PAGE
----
SAFTA takes centre stage at SAARC - Promoting trade and investment top of agenda, leaders arrive...
Promoting trade and investment top of agenda, leaders arrive while foreign minister’s meeting defines key issues
Uditha Jayasinghe reporting
from the Maldives
Renewable energy and the implementation of the South Asia Free Trade Agreement (SAFTA) took centre stage during the 34th SAARC Foreign Ministers Council yesterday.
Maldivian Foreign Minister Ahmad Naseem told media at the end of the 34th SAARC Summit Foreign Minister’s Meeting that the implementation of SAFTA was delayed due to the national problems faced by countries. He acknowledged that they were serious contentions but pledged to continue aggressive talks during the next six months to iron out the issues.
Naseem insisted that Maldives will push for greater trade and investment as well as economic integration in the region during the 17th SAARC Summit and in subsequent meetings.
The report on the deliberations carried out in closed sessions will be passed onto the heads of state that will participate in the summit.
President Mahinda Rajapaksa reached Addu City in the early hours of the morning and was followed by a slew of leaders including Indian and Pakistani Prime Ministers. Afghanistan President Hamid Karzai arrived in the Maldives as well, this is the first time that a Afghanistan head of State has visited the country.
“There will always be contentious issues within countries,” he said responding to a question on what issues still exist between the members, “but there is always opportunity and Maldives as the head of the foreign ministers council will do as much as we can to seek out and use these opportunities for the benefit of all South Asian nations.”
One step will be to upgrade and empower the administration system of SAARC and the foreign ministers agreed to commence a study to define what changes need to be made to the SAARC Secretariat to achieve this goal.
China’s request to be observers of the South Asia Association for Regional Corporation (SAARC) will be deliberated during the next six months. Naseem stated that the next six months would be spent in defining the role of observers in the regional organisation.
“We need to first find out what role China wants to play by being an observer of SAARC. As far as I know they have not applied for membership but their request for observer status needs to be looked at more closely. How observers can function within SAARC needs to be discussed,” he said.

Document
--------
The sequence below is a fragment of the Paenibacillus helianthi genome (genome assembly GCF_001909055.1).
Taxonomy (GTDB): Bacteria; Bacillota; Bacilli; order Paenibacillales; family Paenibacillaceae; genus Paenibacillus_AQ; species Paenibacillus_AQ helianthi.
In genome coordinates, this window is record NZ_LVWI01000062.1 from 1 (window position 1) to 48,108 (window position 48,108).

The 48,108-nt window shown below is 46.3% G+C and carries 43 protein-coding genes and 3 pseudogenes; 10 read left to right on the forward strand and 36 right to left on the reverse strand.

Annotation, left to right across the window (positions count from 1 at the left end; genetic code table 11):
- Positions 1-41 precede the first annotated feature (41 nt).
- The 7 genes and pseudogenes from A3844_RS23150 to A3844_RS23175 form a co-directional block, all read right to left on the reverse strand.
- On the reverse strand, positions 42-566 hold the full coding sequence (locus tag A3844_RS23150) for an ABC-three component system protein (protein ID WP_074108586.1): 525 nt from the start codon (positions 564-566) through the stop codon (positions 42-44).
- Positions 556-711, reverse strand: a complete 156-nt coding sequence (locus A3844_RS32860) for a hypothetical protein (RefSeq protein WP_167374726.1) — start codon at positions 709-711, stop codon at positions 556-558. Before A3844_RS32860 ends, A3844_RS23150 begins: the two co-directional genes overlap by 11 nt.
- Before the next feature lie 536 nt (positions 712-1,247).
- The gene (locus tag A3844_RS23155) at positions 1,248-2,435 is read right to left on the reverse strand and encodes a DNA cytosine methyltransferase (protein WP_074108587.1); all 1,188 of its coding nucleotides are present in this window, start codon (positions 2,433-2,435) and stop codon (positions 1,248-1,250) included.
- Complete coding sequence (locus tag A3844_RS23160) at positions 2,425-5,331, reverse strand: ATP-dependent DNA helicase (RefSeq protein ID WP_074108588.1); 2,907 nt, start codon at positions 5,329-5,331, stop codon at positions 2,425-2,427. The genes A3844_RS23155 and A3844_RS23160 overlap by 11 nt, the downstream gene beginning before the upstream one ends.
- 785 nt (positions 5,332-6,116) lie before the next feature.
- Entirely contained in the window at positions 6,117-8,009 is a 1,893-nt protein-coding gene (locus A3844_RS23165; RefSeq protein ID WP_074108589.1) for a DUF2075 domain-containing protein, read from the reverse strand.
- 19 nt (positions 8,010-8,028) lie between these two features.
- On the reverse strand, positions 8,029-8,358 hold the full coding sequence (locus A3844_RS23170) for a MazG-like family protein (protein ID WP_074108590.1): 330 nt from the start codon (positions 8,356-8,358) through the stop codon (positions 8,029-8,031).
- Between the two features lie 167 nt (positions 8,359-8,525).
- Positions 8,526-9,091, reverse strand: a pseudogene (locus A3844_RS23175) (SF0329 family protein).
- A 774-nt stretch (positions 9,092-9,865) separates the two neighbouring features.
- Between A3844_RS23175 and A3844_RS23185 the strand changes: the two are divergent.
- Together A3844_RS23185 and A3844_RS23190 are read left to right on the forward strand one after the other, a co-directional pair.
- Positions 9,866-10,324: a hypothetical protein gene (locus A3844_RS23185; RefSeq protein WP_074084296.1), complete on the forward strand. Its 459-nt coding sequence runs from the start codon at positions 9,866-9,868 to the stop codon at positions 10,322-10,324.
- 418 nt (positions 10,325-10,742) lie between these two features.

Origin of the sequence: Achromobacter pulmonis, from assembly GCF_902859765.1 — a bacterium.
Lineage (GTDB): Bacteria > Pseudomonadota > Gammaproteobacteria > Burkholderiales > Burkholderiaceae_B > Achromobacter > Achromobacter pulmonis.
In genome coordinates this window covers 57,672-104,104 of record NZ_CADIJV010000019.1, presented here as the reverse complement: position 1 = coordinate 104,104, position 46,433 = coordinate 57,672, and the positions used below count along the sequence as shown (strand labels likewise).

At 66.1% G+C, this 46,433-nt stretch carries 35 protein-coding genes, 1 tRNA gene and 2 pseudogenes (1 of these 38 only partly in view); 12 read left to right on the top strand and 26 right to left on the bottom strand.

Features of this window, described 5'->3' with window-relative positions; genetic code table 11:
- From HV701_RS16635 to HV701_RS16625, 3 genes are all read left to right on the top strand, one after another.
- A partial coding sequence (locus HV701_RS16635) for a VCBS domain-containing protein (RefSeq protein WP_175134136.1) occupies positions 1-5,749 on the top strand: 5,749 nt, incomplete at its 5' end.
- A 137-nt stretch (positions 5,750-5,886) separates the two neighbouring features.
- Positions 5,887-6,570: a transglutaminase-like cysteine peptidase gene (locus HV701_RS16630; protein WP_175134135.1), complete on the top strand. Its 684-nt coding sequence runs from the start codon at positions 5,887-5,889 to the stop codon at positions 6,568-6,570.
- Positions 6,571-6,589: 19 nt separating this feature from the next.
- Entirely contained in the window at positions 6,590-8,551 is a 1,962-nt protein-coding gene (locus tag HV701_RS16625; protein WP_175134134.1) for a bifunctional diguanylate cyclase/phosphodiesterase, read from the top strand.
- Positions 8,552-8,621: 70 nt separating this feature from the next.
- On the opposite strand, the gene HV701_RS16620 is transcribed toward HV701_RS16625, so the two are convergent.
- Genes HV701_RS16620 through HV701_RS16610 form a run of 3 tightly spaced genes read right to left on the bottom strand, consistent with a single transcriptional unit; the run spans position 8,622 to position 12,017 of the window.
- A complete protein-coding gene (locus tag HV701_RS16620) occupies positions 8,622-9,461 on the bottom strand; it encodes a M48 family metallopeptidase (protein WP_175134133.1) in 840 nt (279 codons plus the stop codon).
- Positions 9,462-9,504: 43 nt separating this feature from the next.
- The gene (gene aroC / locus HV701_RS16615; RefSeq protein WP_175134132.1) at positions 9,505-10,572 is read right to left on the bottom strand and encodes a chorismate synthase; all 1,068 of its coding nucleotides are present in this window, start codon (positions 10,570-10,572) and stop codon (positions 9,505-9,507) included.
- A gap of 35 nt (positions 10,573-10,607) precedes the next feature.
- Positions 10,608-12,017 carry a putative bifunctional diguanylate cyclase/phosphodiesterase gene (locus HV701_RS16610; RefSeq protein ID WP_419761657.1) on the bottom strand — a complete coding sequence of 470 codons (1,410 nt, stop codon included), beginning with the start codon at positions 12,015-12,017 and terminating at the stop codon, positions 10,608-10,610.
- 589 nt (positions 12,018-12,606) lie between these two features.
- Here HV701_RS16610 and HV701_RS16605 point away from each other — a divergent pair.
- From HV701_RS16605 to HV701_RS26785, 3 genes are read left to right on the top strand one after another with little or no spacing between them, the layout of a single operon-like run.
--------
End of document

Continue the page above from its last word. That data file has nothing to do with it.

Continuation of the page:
Once deliberations are complete request will be taken up at the next foreign minister’s council meeting scheduled in six months.
The U.S. has had SAARC observer status since 2007 and a delegation will attend sessions that begin on Thursday.
Assistant Secretary of State for South and Central Asian Affairs Robert O. Blake, Jr. is expected to land in Gan Island, Maldives later today.
“The theme of the 2011 SAARC Summit, “Building Bridges,” reflects the opportunity for the United States to reaffirm its commitment to engaging with South Asia on our shared interests and challenges, including regional economic cooperation and integration along the New Silk Road, breaking down barriers to trade and travel, and improving people-to-people linkages,” the statement released by the US delegation office said.
Assistant Secretary Blake, US Ambassador to Nepal and lead US official accredited to SAARC Scott H. DeLisi, and US Ambassador to Sri Lanka and the Maldives Patricia Butenis will represent the United States at the SAARC Summit.
While in the Maldives, Assistant Secretary Blake will also hold bilateral meetings with a broad cross-section of government officials from South Asia and fellow observer nations, the statement added.
Meanwhile the possibility of warmer India and Pakistan relations are set to become the focus of the summit.
Pakistan Foreign Minister Hina Rabbani Khar told media on the sidelines of the summit that she hopes renewed interest in reconciliation between the two leaders of the country will translate to tangible results in the two days ahead.
Echoing these sentiments Khar insisted that the vision of Pakistan is clear and that the, “Addu spirit” will hopefully bring greater closeness between the two parties at the upcoming talks between Indian Prime Minister Manmohan Singh and his counterpart.
“Our common ground is our common problem. We must take steps to putting the issues in perspective rather than bringing past contentions into make the problems more complicated. Of course with over five decades of issues it is not possible to depart from them overnight but we are keen to build a better relationship so that at some point in the future we can put our contentious past behind us. We have seen that it is possible in other parts of the world,” she remarked.